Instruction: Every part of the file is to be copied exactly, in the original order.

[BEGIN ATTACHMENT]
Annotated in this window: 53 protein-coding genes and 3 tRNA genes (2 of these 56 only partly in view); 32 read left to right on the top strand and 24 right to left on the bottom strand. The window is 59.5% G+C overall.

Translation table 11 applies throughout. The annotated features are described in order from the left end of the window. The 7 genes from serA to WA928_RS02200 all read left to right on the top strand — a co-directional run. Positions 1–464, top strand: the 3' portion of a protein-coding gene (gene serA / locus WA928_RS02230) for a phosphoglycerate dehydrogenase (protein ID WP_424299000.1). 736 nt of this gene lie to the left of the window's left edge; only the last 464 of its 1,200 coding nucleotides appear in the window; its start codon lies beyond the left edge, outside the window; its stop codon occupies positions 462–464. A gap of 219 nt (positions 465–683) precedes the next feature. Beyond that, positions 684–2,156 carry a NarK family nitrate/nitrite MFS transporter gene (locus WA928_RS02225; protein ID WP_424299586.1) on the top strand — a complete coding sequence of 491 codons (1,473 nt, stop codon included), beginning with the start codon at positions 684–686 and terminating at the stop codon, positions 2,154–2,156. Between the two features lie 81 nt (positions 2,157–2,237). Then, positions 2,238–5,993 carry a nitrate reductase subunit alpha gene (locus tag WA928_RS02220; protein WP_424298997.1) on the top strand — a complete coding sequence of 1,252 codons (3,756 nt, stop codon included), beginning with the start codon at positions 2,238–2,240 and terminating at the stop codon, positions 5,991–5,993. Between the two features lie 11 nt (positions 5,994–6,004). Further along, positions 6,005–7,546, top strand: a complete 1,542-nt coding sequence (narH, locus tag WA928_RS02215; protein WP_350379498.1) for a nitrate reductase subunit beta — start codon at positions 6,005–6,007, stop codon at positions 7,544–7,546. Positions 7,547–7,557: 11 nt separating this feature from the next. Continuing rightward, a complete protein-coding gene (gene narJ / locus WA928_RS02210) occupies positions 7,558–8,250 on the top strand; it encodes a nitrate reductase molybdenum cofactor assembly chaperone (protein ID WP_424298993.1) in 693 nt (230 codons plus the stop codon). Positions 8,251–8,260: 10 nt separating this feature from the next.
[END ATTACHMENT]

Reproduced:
Annotated in this window: 53 protein-coding genes and 3 tRNA genes (2 of these 56 only partly in view); 32 read left to right on the top strand and 24 right to left on the bottom strand. The window is 59.5% G+C overall.

Translation table 11 applies throughout. The annotated features are described in order from the left end of the window. The 7 genes from serA to WA928_RS02200 all read left to right on the top strand — a co-directional run. Positions 1–464, top strand: the 3' portion of a protein-coding gene (gene serA / locus WA928_RS02230) for a phosphoglycerate dehydrogenase (protein ID WP_424299000.1). 736 nt of this gene lie to the left of the window's left edge; only the last 464 of its 1,200 coding nucleotides appear in the window; its start codon lies beyond the left edge, outside the window; its stop codon occupies positions 462–464. A gap of 219 nt (positions 465–683) precedes the next feature. Beyond that, positions 684–2,156 carry a NarK family nitrate/nitrite MFS transporter gene (locus WA928_RS02225; protein ID WP_424299586.1) on the top strand — a complete coding sequence of 491 codons (1,473 nt, stop codon included), beginning with the start codon at positions 684–686 and terminating at the stop codon, positions 2,154–2,156. Between the two features lie 81 nt (positions 2,157–2,237). Then, positions 2,238–5,993 carry a nitrate reductase subunit alpha gene (locus tag WA928_RS02220; protein WP_424298997.1) on the top strand — a complete coding sequence of 1,252 codons (3,756 nt, stop codon included), beginning with the start codon at positions 2,238–2,240 and terminating at the stop codon, positions 5,991–5,993. Between the two features lie 11 nt (positions 5,994–6,004). Further along, positions 6,005–7,546, top strand: a complete 1,542-nt coding sequence (narH, locus tag WA928_RS02215; protein WP_350379498.1) for a nitrate reductase subunit beta — start codon at positions 6,005–6,007, stop codon at positions 7,544–7,546. Positions 7,547–7,557: 11 nt separating this feature from the next. Continuing rightward, a complete protein-coding gene (gene narJ / locus WA928_RS02210) occupies positions 7,558–8,250 on the top strand; it encodes a nitrate reductase molybdenum cofactor assembly chaperone (protein ID WP_424298993.1) in 693 nt (230 codons plus the stop codon). Positions 8,251–8,260: 10 nt separating this feature from the next.